Whose business model comes first?

Every dime spent is an investment in guest experience and keeping the business profitable. To do this, companies are offering more and more solutions and make some pretty terrific claims about what they can do (us included).

The volume of options and promises can be so mind boggling, it’s easier not to think about it. After all, there are always more pressing matters, an assistant manager just quit, there’s a surprise party of 50 tonight and chef says he will have to 86 the fish special that an email blast just promoted.

Perhaps for a variety of reasons, in this mix, some of the 3rd party systems that are available to build business, market the restaurant and collect data to make decisions on, seemed like the best choice at one time or another. In these cases, it may be worth considering if such strategies. Are they still worth the price tag that comes along with such services?

The business model and “product” connection

Several years ago an observation was made about “free” online services:  ‘If you’re not paying for it; you are the product’ (source).

In a world of “free” services and information, this can mean a lot of things. When we’re talking about consumer data, we’re talking billions. In the restaurant industry, quite a few service providers claim they’re the leaders in restaurant marketing. To catch their customers, there’s a tightly packaged proposition offering “free” online reservations, but what is hidden here is the essence of what’s really free, and what the product really is. For these “free” services, what many customers are unaware of is that not only do restaurants pay a hefty bill for these “free” services (many get upset when they discover how much their beloved restaurant pays on their behalf), but they themselves are the commodity. Data about your customers is harvested and sold to support other revenue streams while at the same time you foot the bill.

Slowly over the last fifteen or so years, our industry has gradually surrendered control of it’s own business model by outsourcing essential guest management services to other companies. Interestingly, these companies are now worth billions and restaurant profitability gets slimmer and slimmer. If the business models were in the correct order, restaurants would be enjoying better profitability as well. Think of the shift of wealth that’s gone from the restaurant’s business model to the business model of many publicly traded companies.

Would you outsource your food?

Let’s consider food preparation. What if a restaurant fired their chef, cooks, shut down the walk-ins, sold out their food inventory and let another team of people purchase, prepare and then deliver the food to the restaurant? Is money saved? Sure. Is labor cost reduced? Absolutely. Are profits going to go up? Never.

The loss of control over the food would impact the restaurant’s abilty to prepare food and stay true to it’s mission, it’s own identity and it’s brand. Something organic would be inevitably lost. It’s like pouring a cup of water into a Pinot Noir. It’s still red wine. But it’s ruined.

This example of outsourcing food production is what’s happened in the industry when it comes to restaurant marketing. In this example, the restaurant has forsaken control over it’s brand for the convenience of “not having to do that” and in doing so handed over control of it’s brand to another business model.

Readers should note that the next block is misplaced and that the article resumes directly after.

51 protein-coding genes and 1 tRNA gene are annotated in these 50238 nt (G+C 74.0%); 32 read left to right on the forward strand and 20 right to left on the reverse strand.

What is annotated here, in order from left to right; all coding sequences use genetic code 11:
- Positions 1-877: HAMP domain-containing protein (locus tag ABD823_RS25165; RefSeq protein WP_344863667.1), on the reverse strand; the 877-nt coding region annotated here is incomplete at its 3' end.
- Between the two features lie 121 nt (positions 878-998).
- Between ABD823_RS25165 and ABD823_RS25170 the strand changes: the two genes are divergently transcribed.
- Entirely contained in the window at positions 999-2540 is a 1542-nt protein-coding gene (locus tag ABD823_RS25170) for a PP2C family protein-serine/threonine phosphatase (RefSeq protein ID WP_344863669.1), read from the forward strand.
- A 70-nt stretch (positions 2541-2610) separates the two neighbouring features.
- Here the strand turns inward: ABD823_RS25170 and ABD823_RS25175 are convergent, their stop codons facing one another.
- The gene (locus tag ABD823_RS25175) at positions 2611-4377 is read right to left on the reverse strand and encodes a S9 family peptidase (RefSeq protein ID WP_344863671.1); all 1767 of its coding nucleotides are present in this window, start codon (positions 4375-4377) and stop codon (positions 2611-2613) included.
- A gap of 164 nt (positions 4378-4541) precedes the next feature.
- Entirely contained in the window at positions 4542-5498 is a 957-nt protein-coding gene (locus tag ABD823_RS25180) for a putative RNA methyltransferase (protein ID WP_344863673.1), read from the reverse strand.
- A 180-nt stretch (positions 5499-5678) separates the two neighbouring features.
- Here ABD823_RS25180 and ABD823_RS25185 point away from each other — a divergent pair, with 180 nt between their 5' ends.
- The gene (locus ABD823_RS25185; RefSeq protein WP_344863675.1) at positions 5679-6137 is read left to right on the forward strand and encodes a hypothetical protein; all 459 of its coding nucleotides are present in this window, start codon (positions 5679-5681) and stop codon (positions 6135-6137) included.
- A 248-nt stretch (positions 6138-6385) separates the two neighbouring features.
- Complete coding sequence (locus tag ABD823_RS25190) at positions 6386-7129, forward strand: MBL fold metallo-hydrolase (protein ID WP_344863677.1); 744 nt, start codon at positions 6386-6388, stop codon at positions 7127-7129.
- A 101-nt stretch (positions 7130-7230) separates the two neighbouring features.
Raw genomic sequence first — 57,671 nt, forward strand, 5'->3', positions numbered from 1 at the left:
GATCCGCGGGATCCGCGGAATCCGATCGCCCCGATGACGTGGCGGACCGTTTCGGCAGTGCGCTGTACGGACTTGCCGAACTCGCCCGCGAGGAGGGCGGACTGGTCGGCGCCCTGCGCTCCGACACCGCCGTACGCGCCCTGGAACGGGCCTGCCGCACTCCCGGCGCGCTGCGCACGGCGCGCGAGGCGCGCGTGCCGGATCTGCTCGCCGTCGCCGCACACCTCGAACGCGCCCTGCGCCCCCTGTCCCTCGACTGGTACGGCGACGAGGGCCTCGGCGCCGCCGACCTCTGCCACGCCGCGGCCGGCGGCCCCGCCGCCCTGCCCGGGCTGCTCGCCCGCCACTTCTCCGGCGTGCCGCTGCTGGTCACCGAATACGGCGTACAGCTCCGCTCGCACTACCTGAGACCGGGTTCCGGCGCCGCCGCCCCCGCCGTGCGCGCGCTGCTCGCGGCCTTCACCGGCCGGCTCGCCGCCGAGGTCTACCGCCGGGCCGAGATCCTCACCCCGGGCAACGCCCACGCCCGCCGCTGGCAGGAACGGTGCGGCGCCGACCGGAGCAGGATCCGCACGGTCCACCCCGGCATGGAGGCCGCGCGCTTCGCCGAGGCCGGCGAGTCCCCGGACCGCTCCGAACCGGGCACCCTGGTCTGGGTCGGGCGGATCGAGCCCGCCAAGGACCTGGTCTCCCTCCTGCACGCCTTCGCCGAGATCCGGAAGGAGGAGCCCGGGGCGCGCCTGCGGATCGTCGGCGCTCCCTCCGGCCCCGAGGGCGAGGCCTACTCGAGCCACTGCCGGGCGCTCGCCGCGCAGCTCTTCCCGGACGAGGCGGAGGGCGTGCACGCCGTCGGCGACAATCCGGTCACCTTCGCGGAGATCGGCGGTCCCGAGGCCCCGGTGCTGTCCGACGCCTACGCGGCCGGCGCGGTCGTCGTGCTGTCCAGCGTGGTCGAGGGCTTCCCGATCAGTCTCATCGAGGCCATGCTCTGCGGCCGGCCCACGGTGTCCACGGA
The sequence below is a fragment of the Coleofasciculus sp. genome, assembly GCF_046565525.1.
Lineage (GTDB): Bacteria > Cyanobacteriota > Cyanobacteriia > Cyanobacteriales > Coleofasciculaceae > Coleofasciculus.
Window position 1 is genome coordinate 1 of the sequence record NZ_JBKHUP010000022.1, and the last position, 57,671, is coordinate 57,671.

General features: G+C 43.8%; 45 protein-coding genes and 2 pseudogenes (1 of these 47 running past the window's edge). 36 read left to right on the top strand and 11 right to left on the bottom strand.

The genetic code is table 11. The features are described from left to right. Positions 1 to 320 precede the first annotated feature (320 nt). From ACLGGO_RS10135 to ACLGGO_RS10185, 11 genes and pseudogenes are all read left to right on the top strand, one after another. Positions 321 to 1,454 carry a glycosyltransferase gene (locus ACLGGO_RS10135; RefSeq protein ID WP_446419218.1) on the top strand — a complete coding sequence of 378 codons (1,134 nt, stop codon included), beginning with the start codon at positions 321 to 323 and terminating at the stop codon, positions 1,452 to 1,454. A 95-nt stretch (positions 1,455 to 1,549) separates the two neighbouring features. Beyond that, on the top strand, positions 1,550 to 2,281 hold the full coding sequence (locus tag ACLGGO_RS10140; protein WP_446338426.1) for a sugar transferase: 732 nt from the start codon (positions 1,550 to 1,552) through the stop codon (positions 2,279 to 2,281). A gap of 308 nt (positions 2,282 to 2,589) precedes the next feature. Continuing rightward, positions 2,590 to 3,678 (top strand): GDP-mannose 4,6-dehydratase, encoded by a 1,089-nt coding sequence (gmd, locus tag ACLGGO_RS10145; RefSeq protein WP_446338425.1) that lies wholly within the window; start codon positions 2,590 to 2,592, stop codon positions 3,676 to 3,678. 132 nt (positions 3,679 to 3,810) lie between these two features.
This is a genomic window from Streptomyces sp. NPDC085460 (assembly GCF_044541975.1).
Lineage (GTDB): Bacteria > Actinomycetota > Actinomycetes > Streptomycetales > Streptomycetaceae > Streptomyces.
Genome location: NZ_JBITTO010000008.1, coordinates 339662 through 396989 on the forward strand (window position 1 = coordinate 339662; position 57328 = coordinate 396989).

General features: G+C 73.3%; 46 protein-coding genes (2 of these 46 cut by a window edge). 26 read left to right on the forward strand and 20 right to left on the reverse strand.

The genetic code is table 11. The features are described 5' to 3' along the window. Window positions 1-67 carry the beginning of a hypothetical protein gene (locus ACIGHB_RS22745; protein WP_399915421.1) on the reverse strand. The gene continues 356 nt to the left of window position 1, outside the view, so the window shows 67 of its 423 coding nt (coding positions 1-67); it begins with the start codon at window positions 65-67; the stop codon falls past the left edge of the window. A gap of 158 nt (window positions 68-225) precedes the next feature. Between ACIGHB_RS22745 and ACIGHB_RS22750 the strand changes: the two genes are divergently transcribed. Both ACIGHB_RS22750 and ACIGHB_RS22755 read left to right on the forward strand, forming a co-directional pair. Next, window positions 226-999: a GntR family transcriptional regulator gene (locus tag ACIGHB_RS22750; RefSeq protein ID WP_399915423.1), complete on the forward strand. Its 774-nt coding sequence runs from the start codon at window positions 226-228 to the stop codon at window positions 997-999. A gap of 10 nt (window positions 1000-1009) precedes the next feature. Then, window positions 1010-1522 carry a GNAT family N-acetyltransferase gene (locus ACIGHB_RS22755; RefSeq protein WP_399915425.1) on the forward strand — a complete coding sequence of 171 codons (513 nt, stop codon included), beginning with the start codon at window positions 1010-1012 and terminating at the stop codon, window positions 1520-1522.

Marketing, brand building and customer relationship management is as important as food preparation to a restaurant’s identity. When a restaurant uses 3rd party systems to handle their online reservations or wait list management, which is usually misguidedly sold as “marketing” to justify the high cost, they’re also serving another company’s business model and putting their own into second place.

Who’s brand is first?

Brand control that supports the restaurant’s business model first is not possible under the terms of 3rd party “marketing” systems. The potency of the customer’s experience is unconditionaly diluted. The long term result of what may seem to be a “quick fix” for creating new business reduces profits and ultimately devalues the entire business.

So what’s the answer?

It’s not an easy one. The first step is reclaiming the kind of customer relationships the restaurant industry was born form. Making sure each guest is always “under your roof” – not under someone else’s. If a guest is taken to another website to make an online reservation, they’re now under somebody else’s roof. In an instant that’s brand dilution and dozens of opportunities from what your guest does next is taken from the restaurant because influence of the guest’s actions are now handed over to somebody else.

The answer is in observing the flow of your guest’s footsteps. They should always be influenced to your front door, your website, your Facebook page, your phone number. The second the flow goes the other way, is where the hijack happens.

The answer is protecting your business model first by not allowing any outward flow of your money and your customer data.

Highly successful corrections of misaligned business models can quickly be corrected through brand engineering, the right mindset, the right tools, and a commitment to continued learning (and unlearning).

There are billions flowing out of the industry into Wall Street and there is nothing wrong with that, but as a company that has a mission to serve the restaurant industry first, we’d rather see that money redirected into the hands of restaurant owners. They’ll have more money for better marketing, well deserved pay increases, better product on the menu, or next location.

Adam Christopher
Founder & CEO, RestaurantConnect
Software & systems for a better restaurant.

Whose business model comes first? 2018-01-21 11:46:50